Bill to ban female genital mutilation clears Senate
BOISE — A bill to ban female genital mutilation of children in Idaho is one step closer to becoming law after receiving unanimous support Thursday in the Senate.
“This is one of the most delicate and personal bills we will hear, and it is also heartbreaking,” said co-sponsor Sen. Mary Souza, R-Coeur d’Alene.
The proposed legislation, HB 114, would prohibit female genital mutilation, making it a felony punishable by up to life in prison. It now heads to the governor’s desk.
Female genital mutilation was criminalized under federal law in 1996. That law, however, didn’t include ways for states to enforce it. In November, a federal judge in Michigan overturned the ruling, stating the issue should be left up to the states, according to Souza. In all, 28 states have outlawed female genital mutilation.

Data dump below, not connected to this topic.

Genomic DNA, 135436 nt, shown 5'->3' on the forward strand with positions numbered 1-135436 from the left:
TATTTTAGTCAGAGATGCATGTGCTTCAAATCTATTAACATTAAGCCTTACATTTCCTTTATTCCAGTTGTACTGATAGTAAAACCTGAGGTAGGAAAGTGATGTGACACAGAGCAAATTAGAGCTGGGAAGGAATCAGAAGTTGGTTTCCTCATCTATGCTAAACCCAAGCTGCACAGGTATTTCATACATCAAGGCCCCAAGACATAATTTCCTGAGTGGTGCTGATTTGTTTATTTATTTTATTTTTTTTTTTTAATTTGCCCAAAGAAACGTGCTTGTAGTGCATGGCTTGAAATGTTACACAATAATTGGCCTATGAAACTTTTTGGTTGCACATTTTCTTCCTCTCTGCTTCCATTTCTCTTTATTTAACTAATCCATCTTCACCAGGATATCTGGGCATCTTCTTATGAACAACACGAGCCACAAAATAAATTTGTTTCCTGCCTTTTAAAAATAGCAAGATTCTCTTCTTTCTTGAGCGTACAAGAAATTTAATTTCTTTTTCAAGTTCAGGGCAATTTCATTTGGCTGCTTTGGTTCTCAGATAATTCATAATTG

Female genital mutilation, as defined by the World Health Organization, comprises of “all procedures that involve partial or total removal of the external female genitalia, or other injury to the female genital organs for non-medical reasons.” It is a practice commonly seen in African, Asian and Middle Eastern countries.
Because most victims are young and may not report genital mutilation to law enforcement until much later in life, the bill also changes the statute of limitations to three years after it’s reported, unlike the usual five-year statute of limitations after the commission of a felony. Rep. Priscilla Giddings, R-White Bird, previously said sometimes genital mutilation can occur in children as young as 3 years old.